Elizabeth Renstrom for TIME
By John O. McGinnis
August 10, 2018
IDEAS
John O. McGinnis is a professor of law at Northwestern University.

Progressives are singling out technology companies for new regulations. For instance, in New York, the City Council has just voted to cap the number of ridesharing vehicles for services like Uber and Lyft, and may require that drivers earn a minimum amount. Last month, California imposed costly and complex regulations on the voluntary exchange of data with such services as Facebook and Google. But progressives also argue that inequality is the defining issue of our time, and these regulations hamper these companies’ contributions to reduce such inequality.

Goods and services available at no cost boost equality, because most people can enjoy them. Facebook and Google provide search, maps, and connections that benefit billions of people. Once a consumer pays for an internet connection, they get such services at what an economist would call a marginal cost of zero. And these free services are valuable, as shown by the ever increasing amount of time people spend using them.

To be sure, in return for these benefits, we give up personal data that provide profits to companies like Facebook and Google because they can then sell targeted advertisements. But taking account of the data’s value underscores the equalizing force of the services provided by the tech giants. The wealthier a user is, the more valuable his or her data. Thus, many people of modest means are getting a substantially greater net benefit than the wealthy.

Ridesharing services are not free, but they nevertheless democratize the amenities of transportation, providing a better life to those who are not part of the one percent. The very rich have traditionally enjoyed chauffeurs who are available to give them a quality ride anywhere at moment’s notice. Ridesharing services provide a good approximation of a chauffeur at the touch of an app, even in the rain or in an unfamiliar town. More generally, a defining characteristic of being very wealthy has been having servants at beck and call. The sharing and gig economies create information infrastructures to make providers seamlessly available when the middle class needs them most.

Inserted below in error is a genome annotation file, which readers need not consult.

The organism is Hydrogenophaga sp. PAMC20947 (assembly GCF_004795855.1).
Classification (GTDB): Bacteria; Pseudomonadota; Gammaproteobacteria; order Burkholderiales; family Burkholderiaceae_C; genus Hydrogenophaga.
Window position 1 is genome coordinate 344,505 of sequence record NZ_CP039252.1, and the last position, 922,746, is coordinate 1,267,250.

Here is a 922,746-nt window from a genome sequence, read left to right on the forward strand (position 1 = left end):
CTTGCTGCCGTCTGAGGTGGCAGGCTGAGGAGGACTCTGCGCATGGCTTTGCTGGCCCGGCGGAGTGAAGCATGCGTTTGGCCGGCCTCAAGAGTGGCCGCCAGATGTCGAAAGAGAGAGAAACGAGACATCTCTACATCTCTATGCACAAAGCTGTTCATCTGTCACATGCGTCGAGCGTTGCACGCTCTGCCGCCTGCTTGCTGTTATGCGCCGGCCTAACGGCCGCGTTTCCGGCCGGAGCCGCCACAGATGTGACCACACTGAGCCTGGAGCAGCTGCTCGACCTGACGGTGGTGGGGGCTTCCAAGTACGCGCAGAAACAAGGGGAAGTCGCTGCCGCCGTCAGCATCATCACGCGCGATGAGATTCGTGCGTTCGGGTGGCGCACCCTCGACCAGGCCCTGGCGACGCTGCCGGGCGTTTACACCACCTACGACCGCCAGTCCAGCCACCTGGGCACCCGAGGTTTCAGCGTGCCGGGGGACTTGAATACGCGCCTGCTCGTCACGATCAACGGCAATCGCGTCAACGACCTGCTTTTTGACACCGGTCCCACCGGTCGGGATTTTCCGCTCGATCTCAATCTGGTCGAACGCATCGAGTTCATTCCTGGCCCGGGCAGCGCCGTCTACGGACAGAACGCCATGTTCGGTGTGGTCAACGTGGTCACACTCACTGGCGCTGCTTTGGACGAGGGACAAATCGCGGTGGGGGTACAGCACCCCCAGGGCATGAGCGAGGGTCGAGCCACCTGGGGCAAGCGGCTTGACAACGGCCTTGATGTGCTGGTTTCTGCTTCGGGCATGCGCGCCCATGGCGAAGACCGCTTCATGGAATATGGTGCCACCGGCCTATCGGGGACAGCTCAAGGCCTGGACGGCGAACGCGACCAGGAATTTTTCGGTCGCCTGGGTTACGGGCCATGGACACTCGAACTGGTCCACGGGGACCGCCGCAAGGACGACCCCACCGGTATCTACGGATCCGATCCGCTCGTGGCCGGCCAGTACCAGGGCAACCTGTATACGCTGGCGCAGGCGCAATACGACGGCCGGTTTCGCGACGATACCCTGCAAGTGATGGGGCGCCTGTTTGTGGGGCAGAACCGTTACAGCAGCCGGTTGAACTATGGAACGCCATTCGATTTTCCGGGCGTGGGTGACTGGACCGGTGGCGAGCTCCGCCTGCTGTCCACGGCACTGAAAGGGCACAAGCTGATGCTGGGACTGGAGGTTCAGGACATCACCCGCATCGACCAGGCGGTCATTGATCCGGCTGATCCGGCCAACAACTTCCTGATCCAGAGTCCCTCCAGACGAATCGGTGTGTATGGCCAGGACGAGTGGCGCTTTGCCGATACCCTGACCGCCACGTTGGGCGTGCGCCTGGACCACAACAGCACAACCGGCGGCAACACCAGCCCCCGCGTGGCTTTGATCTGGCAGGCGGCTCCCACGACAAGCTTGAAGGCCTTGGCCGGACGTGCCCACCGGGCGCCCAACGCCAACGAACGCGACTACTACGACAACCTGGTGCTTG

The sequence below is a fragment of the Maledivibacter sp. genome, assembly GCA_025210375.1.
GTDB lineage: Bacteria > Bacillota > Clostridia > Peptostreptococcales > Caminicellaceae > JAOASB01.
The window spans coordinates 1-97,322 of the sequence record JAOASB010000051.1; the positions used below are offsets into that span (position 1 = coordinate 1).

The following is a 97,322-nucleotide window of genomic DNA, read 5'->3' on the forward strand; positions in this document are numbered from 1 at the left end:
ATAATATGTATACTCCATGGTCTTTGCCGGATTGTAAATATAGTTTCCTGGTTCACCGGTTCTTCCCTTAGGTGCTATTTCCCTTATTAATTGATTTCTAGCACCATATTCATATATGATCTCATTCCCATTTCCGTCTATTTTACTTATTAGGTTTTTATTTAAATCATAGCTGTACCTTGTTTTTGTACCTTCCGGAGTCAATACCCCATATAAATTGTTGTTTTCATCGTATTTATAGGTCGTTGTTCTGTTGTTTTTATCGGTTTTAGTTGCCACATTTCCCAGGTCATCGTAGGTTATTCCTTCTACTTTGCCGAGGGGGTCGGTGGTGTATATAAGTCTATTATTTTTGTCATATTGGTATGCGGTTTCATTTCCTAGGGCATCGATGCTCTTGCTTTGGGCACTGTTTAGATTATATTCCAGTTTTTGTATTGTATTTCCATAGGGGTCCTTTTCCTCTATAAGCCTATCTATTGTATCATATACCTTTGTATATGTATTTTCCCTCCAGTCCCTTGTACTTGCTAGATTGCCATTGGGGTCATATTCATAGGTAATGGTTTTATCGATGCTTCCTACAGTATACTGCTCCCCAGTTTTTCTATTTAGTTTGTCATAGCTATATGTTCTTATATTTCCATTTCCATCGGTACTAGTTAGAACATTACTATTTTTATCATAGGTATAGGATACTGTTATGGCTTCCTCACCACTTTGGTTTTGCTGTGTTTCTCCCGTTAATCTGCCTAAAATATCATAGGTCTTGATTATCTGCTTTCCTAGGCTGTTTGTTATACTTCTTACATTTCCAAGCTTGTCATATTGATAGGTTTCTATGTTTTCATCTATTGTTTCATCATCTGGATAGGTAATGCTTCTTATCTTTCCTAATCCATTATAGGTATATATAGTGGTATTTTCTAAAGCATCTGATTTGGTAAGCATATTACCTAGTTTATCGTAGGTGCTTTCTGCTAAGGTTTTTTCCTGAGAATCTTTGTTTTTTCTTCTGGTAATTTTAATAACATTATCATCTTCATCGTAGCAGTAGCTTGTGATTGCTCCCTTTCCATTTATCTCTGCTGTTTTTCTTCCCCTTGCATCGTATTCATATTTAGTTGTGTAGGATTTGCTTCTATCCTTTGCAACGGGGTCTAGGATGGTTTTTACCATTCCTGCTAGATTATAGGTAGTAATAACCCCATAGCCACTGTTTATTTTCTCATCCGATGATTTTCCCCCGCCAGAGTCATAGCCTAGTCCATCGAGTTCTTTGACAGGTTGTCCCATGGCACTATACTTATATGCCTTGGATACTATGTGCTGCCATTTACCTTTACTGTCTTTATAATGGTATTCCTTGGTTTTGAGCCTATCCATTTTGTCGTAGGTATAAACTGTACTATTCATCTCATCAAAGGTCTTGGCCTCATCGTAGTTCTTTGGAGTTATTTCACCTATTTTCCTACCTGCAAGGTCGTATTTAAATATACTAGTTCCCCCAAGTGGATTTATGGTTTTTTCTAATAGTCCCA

Those providing these innovations gain benefits as well. For instance, ridesharing drivers get advantages that medallion taxis drivers don’t. Since some have few fixed costs, using the app they can make stop and start decisions as they please, which allows them to more easily take care of family or pursue other activities. Economists have estimated that this amenity is worth as much as 40 percent in addition to their dollar earnings.

Airbnb similarly promotes equality because it allows people of modest means to monetize their single greatest asset: their home. In contrast, rich people’s wealth is already monetized, as it is often predominantly in securities. But before Airbnb, it was hard for most people to find a market to rent a spare room or their entire home when they were on vacation.

But new progressive regulation will reduce these benefits. For instance, proposals to treat ridesharing participants as employees would reduce the flexibility that permits the supply of rideshares to expand at a moment’s notice to meet demand. Requiring Uber and Lyft drivers to earn a minimum amount is likely to raise prices, shrinking the service’s benefits to both passengers and drivers. Similarly, restrictions on Airbnb make it much more difficult for people to earn income from their most valuable asset.

Meanwhile, If other jurisdictions follow California’s recent legislation and impose complex and costly regulations on the voluntary exchange of data for services, it will reduce the incentives of companies like Google and Facebook to provide further free goods to the world. Thirty years ago, accessing all the world’s information for free with the click of a mouse was the stuff of science fiction. We cannot predict the innovative free services of tomorrow — but they too are likely dependent on the stream of income that tech companies get from aggregating our data.

Similarly, as the gig and sharing economies expand from ridesharing and room sharing to rent a chef or handyman, they more broadly distribute the personal services that once were the sole province of the rich. But targeting this economy with new regulations reduces further gains for equality.

To be sure, the information technology component of services should not immunize companies from general laws. If Airbnb hosts are discriminating against guests on the basis of race, they should be fined. If Uber is misleading its drivers into renting cars at bad prices, that practice should be prohibited. Facebook and Google, like other companies, should be forced to disclose to consumers exactly the terms to which they are agreeing. But targeting these companies with special regulation helps their competitors and harms not only efficiency, but equality.

But the progressive yen to regulate the information economy ignores an essential truth: information technology helps equalize consumption. We cannot eat the same apple or live in the same house, but we can all benefit from the same information, be it the information on the internet or the network of drivers and short term rental properties that the sharing economy provides. Innovation in information delivery will continue to have important leveling effects if regulation gets out of the way.

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